A ruling in Canada's Federal Court has overturned a decision by the country’s government to close all salmon farms in British Columbia's Discovery Islands by 30 June, 2022.
The push to close the farms was made in December 2020 by then-Minister of Fisheries, Oceans, and the Canadian Coast Guard Bernadette Jordan. Salmon-farming companies operating in the region – including Mowi Canada West, Cermaq Canada, and Grieg Seafood – asked the government for more time to close farms, and communities in the region said they were “blindsided” by the government’s decision.
In a 64-page ruling, Canada Federal Court Justice Elizabeth Heneghan overturned Jordan's order, saying it was made in breach of the rights of the salmon farmers.
“I am satisfied that the applicants have shown that the decision of the minister was an administrative decision, subject to the requirements of procedural fairness and otherwise, subject to review upon the standard of reasonableness,” Heneghan wrote.
Soon after the Jordan’s decision was announced, salmon farms petitioned the government to transfer smolt and undertake other activities to avoid culling salmon, but their requests were denied. Less than a year after Jordan’s decision, Mowi announced the closure of a salmon hatchery after it was forced to cull 900,000 fish. Cermaq, Canada was forced to cull 1.5 million salmon after the company was not granted an injunction.
“The decision of the former minister continues to challenge our company and has lasting implications,” then-Mowi Canada West Spokesperson Dean Dobrinsky said in October 2021. “It is clearly evident her decision is far-reaching, incredibly damaging to the communities where we operate, and could have been mitigated had the ministry engaged with our company to fully understand the impact on coastal communities who depend on this sector.”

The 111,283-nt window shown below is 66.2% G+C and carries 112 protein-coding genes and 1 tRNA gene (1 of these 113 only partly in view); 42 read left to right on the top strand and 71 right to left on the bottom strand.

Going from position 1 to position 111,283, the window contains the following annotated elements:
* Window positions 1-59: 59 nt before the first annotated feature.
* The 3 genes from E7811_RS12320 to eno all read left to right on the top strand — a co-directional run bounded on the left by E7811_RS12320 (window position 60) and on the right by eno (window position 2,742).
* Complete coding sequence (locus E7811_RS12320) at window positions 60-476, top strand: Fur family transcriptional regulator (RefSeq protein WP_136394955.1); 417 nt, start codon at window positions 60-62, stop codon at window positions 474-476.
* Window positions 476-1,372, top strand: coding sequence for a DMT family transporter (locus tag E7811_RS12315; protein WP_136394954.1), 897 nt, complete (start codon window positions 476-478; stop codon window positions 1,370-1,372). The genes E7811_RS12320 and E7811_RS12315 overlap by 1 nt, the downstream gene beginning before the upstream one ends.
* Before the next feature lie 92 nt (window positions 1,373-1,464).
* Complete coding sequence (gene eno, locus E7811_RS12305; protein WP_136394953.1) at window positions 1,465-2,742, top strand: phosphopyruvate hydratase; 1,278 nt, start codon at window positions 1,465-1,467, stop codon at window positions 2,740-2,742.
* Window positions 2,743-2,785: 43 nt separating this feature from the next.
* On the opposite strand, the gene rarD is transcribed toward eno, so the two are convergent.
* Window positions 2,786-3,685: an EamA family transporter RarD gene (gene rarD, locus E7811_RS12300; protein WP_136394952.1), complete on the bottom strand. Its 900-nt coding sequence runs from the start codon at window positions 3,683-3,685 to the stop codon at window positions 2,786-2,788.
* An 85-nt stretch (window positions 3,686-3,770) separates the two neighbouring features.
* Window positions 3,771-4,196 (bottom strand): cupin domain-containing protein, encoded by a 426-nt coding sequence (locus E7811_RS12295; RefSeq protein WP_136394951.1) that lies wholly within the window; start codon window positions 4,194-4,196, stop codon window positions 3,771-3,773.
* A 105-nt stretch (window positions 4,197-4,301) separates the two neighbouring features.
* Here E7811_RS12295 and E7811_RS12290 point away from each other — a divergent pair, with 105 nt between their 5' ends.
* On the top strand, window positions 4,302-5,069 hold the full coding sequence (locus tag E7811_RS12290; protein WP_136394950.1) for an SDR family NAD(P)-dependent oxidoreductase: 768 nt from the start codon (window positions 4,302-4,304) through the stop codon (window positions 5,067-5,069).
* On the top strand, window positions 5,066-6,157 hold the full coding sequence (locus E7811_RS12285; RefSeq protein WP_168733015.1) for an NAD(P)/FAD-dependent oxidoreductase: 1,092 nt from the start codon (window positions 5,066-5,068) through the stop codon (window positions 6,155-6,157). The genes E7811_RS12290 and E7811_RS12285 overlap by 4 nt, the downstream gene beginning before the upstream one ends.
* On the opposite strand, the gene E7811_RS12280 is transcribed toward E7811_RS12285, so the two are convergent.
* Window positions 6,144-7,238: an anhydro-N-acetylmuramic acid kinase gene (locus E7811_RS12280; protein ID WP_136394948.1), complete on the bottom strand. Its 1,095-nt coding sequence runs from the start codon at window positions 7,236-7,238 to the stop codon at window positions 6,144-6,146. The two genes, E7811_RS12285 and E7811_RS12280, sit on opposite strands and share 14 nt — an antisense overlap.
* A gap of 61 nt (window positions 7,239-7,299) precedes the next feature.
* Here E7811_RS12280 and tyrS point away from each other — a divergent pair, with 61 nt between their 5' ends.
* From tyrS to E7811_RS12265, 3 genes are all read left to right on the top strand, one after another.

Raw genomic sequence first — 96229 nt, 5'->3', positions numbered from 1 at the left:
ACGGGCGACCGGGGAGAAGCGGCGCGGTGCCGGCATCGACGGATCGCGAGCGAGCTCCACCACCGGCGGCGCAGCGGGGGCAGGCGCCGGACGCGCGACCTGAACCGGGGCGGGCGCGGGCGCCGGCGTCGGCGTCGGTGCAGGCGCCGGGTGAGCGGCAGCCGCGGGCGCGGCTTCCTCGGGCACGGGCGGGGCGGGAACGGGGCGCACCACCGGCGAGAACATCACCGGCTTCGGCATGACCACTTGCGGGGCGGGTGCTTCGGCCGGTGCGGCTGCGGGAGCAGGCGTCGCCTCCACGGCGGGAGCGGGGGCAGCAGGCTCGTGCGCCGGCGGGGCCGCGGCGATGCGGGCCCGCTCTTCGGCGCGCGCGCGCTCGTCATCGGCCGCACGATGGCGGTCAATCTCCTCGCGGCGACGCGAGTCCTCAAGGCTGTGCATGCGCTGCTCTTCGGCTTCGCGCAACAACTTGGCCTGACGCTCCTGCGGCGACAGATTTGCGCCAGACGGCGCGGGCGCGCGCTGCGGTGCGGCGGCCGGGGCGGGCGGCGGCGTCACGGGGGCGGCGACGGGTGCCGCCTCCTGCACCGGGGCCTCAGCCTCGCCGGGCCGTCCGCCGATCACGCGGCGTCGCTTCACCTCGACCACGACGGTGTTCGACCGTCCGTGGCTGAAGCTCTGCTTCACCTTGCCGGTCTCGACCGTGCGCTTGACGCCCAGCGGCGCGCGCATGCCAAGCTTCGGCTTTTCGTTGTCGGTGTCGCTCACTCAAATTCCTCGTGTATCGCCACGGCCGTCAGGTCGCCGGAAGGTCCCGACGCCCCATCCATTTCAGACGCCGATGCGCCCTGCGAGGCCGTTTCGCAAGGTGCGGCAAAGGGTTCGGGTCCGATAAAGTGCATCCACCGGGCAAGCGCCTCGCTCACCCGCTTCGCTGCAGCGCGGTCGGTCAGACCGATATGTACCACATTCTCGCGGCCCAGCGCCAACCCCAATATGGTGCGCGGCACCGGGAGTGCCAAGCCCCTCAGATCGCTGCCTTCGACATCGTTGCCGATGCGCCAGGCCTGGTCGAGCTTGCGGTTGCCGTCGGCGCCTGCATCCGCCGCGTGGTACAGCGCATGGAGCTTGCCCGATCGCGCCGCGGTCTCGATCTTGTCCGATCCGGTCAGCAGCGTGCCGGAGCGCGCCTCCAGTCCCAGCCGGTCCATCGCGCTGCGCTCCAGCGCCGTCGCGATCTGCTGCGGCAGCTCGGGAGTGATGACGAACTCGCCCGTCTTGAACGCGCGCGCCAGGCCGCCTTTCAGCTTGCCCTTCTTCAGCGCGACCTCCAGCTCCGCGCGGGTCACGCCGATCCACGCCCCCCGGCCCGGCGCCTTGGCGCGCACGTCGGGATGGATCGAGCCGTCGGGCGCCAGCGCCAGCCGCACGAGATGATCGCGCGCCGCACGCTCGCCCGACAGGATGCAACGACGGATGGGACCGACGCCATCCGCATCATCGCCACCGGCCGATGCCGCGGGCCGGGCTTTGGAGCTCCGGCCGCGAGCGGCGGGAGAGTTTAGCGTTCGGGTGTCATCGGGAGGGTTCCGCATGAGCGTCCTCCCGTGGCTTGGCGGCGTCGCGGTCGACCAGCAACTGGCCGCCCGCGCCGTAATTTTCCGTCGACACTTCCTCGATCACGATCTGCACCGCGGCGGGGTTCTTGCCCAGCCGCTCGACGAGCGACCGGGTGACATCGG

Heneghan’s ruling said Jordan “did not demonstrate a full appreciate of the facts" in making her decision.
“The minister ... said that the intention of her decision was to allow time for the fish in the farms to ‘grow out’ and that the fish already in the farms be harvested in order ‘to avoid culling,’ [but] the consequences of the decision were completely the opposite," Heneghan wrote.
The judge also pointed out that the language used by Jordan regarding the decision changed between 16 December and 17 December, 2020. Jordan called for “no hatchery smolts” and “no new fish of any size” be introduced into the Discovery Islands, which required the culling of salmon, despite her earlier assertion the culling of salmon was to be avoided.
“These two positions cannot be reconciled,” Heneghan wrote.
Heneghan said salmon farmers had overcome “carry a heavy burden” to prove Jordan’s decision was unreasonable.
“I am satisfied that the applicants met that burden,” Heneghan wrote. “[Jordan's] decision, in the absence of reasons, cannot be justified. In the absence of reasons, it is not transparent. In the absence of reasons, it is not intelligible.”
The BC Salmon Farmers association celebrated the decision, which comes just months before a cutoff date prohibiting all salmon farming in the Discovery Islands.
“The BC Salmon Farmers Association is encouraged that the Federal Court has set aside the decision of the minister to remove salmon farming in the Discovery Islands,” the organization said. “This is a positive development for the coastal Indigenous and non-Indigenous communities in which we operate, and the thousands of family-supporting jobs our sector sustains. We will be reaching out to First Nations in whose territories we operate to review this decision and will have more to say in the following days and weeks ahead.”
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